Monday, July 28, 2014
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BU community examines ‘rape culture,’ possible solutions for future prevention at town hall meeting

Members for the Center for Gender, Sexuality, and Activism at Boston University listen to fellow member Awo Yayra Sumah as she voices her opinions on the need for aggressive management in addressing attitudes against rape victims at a town hall meeting last night. The purpose of the meeting is to discuss the issues of passive attitudes towards rape on campus and how to help enable victims and concerned students speak up against negative "rape culture." Hillary Larson/DFP Staff

College of General Studies sophomore Taylor Todd said Boston University should be held to certain standards in addressing issues related to “rape culture.”

“A lot of high schools and other institutions are held to that standard,” she said. “So why shouldn’t BU?”

The Center for Gender, Sexuality and Activism held a conversation with Dean of Students Kenneth Elmore and a town hall meeting on Monday night. About 50 students gathered to explore the term “rape culture” and how to address it at BU.

Students raised their hands and were selected to speak by CGSA-affiliated students moderating the meeting. The students were instructed to introduce themselves by first name, or anonymous, and to specify what gender pronoun they would like to be called.

One student said part of the rape culture encompasses several misconceptions and issues, including students’ failure to understand the terms of sexual consent and the idea that people have to guard their sexuality.

The student, who did not disclose their name to the group, said rape culture is perpetuated by sexual crimes, misogyny and institutional tolerance, rather than the way in which people dress.

Much of the town hall meeting focused on what more BU could do to educate people on rape culture, stop rape culture and offer more support to the “rape culture survivors” on campus.

The CGSA called for additional full-time staff members to deal specifically with sexual assault victims, according a CGSA Press Release from Thursday.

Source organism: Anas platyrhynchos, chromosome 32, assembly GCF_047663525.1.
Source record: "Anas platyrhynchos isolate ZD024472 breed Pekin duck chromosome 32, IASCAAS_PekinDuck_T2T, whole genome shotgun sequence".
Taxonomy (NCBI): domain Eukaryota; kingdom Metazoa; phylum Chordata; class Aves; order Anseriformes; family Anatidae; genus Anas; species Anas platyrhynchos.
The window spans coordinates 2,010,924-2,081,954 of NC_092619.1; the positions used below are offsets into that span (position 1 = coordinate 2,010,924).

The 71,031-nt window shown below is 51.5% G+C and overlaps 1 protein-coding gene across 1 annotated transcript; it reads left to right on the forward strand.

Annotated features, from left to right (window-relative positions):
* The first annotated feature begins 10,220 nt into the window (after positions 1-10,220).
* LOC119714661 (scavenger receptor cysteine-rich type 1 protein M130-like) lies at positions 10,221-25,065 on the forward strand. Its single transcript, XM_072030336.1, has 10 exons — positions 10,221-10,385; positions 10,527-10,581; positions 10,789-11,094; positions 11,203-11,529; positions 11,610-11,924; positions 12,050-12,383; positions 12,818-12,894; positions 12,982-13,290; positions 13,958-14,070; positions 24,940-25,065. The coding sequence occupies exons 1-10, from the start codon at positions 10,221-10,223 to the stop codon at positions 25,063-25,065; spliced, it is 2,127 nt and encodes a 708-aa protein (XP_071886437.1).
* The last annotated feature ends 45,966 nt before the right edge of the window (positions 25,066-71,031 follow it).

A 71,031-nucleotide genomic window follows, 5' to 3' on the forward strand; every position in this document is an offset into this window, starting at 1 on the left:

The CGSA suggested mandatory trainings for all coaches, athletes, faculty and student leaders by the Boston Area Rape Crisis Center, as well as a “zero-tolerance” policy for convicted perpetrators of rape and sexual assault.

“I think one of the most important tools is media, and creating a social taboo,” said Devyn Buckley, a College of Arts and Sciences junior.

Buckley said it is the students who need to take action with help of the administration.

A number of students at the meeting agreed that people need further education on rape culture.

“Get them while they’re young,” said Bethany, a BU student who addressed the audience. “Let’s take over Orientation.”

Elmore said he agreed with much of what students spoke of.

“We’ve got to continue having these conversations,” Elmore said.

However, he did not confirm any plans for change through BU.

“At least right now, let’s continue putting information out there for folks,” he said.

Stacy Godnick, assistant dean of CGS and advisor to the CGSA, said Elmore can only do so much.

“I think there is an urgency here that he would agree with, and the students want things done today, and I think . . . there’s a method to madness if you will,” she said. “He’s listening and . . . there will be action items that come forth, he just couldn’t promise anything today.”

Allison, another student who spoke during the meeting, told the forum to continue to be respectful to BU administration, but continue to call attention to issues related to rape culture.

“You can be respectful and still really assertive about your dissent and how things are not okay here,” she said. “They are still operating like a business.  They do just care about the money and their image, so keep giving them bad publicity, until . . . they are taking sexual assault seriously.”

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